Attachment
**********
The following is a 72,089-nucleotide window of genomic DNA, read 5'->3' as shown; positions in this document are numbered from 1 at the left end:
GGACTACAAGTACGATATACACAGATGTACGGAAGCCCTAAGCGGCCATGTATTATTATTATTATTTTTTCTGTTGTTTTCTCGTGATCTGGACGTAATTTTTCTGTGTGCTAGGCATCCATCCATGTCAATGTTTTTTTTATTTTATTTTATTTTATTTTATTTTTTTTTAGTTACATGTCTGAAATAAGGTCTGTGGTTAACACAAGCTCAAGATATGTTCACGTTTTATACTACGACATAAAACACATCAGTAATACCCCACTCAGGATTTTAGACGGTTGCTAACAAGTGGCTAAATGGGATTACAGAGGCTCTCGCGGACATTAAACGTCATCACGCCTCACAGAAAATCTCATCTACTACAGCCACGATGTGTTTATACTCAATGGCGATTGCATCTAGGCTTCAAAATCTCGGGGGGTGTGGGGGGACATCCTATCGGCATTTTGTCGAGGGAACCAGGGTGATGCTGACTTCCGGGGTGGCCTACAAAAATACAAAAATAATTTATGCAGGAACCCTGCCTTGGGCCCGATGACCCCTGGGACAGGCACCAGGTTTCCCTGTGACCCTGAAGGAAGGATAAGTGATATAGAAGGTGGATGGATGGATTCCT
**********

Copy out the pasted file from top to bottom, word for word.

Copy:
The following is a 72,089-nucleotide window of genomic DNA, read 5'->3' as shown; positions in this document are numbered from 1 at the left end:
GGACTACAAGTACGATATACACAGATGTACGGAAGCCCTAAGCGGCCATGTATTATTATTATTATTTTTTCTGTTGTTTTCTCGTGATCTGGACGTAATTTTTCTGTGTGCTAGGCATCCATCCATGTCAATGTTTTTTTTATTTTATTTTATTTTATTTTATTTTTTTTTAGTTACATGTCTGAAATAAGGTCTGTGGTTAACACAAGCTCAAGATATGTTCACGTTTTATACTACGACATAAAACACATCAGTAATACCCCACTCAGGATTTTAGACGGTTGCTAACAAGTGGCTAAATGGGATTACAGAGGCTCTCGCGGACATTAAACGTCATCACGCCTCACAGAAAATCTCATCTACTACAGCCACGATGTGTTTATACTCAATGGCGATTGCATCTAGGCTTCAAAATCTCGGGGGGTGTGGGGGGACATCCTATCGGCATTTTGTCGAGGGAACCAGGGTGATGCTGACTTCCGGGGTGGCCTACAAAAATACAAAAATAATTTATGCAGGAACCCTGCCTTGGGCCCGATGACCCCTGGGACAGGCACCAGGTTTCCCTGTGACCCTGAAGGAAGGATAAGTGATATAGAAGGTGGATGGATGGATTCCT